Josef Wieland: They get invited to different events, for example matrimonial talks. They receive counsel on how to make dialog within the new marriage work. They use the already proven Schoenstatt methods in family work. They prepare special Masses as well. The whole project comes from an initiative of the Latin American Episcopal Conference (CELAM). There are other projects in Paraguay that are just as fascinating. Some of them guide couples that live together to marriage. With all these projects, it must be clear: “in the Church there is a place for every one.” I think this is exactly what Pope Francis means when he calls us to go to the periphery. It’s not enough just to get every catholic.

Do you see a deficit in this subject in the German Church?

Josef Wieland: Yes, above all in practice. And we have to let go of this pointless discussion about the “Yes or No” to the Holy Communion. The strength of Latin Americans is that they meet each other through the heart. There are less intellectual positions between one another. I would be very happy if this project could reach Europe.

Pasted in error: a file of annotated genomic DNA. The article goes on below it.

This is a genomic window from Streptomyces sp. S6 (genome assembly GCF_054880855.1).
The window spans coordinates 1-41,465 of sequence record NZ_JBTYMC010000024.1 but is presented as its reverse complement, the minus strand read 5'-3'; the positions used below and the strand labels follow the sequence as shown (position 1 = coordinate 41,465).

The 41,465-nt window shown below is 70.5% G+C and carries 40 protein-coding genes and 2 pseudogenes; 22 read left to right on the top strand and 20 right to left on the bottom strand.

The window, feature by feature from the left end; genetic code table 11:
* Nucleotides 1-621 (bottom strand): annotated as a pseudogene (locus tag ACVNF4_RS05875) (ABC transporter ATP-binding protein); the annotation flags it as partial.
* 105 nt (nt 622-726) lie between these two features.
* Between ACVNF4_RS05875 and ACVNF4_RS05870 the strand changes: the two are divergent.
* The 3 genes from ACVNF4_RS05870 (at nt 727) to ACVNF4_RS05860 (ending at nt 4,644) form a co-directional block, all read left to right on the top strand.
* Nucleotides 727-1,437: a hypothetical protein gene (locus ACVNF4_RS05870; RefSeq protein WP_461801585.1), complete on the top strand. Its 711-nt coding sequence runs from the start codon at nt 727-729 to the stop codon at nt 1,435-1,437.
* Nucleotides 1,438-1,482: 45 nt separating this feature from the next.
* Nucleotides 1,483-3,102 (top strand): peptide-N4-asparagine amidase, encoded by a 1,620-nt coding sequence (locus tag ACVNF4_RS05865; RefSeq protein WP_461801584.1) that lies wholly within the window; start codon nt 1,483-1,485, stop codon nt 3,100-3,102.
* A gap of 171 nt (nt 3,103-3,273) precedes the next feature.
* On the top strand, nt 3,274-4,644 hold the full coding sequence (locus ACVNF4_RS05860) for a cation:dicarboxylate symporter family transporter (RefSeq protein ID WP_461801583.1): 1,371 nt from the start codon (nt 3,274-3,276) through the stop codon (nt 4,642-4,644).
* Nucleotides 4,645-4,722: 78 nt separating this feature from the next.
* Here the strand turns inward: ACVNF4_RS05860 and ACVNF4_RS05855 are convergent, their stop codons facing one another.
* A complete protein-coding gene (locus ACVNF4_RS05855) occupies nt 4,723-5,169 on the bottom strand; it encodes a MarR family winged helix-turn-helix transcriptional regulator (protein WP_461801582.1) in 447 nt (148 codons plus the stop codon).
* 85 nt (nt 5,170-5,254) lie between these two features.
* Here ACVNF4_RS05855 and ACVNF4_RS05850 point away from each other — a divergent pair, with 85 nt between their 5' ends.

Rosa Maria Wieland: These projects try to meet with the reality of these couples. And it’s about developing a vision of how these couples can keep growing in this new life situation. A married couple goes through a loss in its life. Divorced and remarried couples also have a long way behind them. Here, the bitterness and pain play a significant role. These can create problems afterward. What is reconciliation at this level? In Europe, we haven’t reached this personal level in the discussion today.

You talked about 80 projects. How do you see this number, this growth?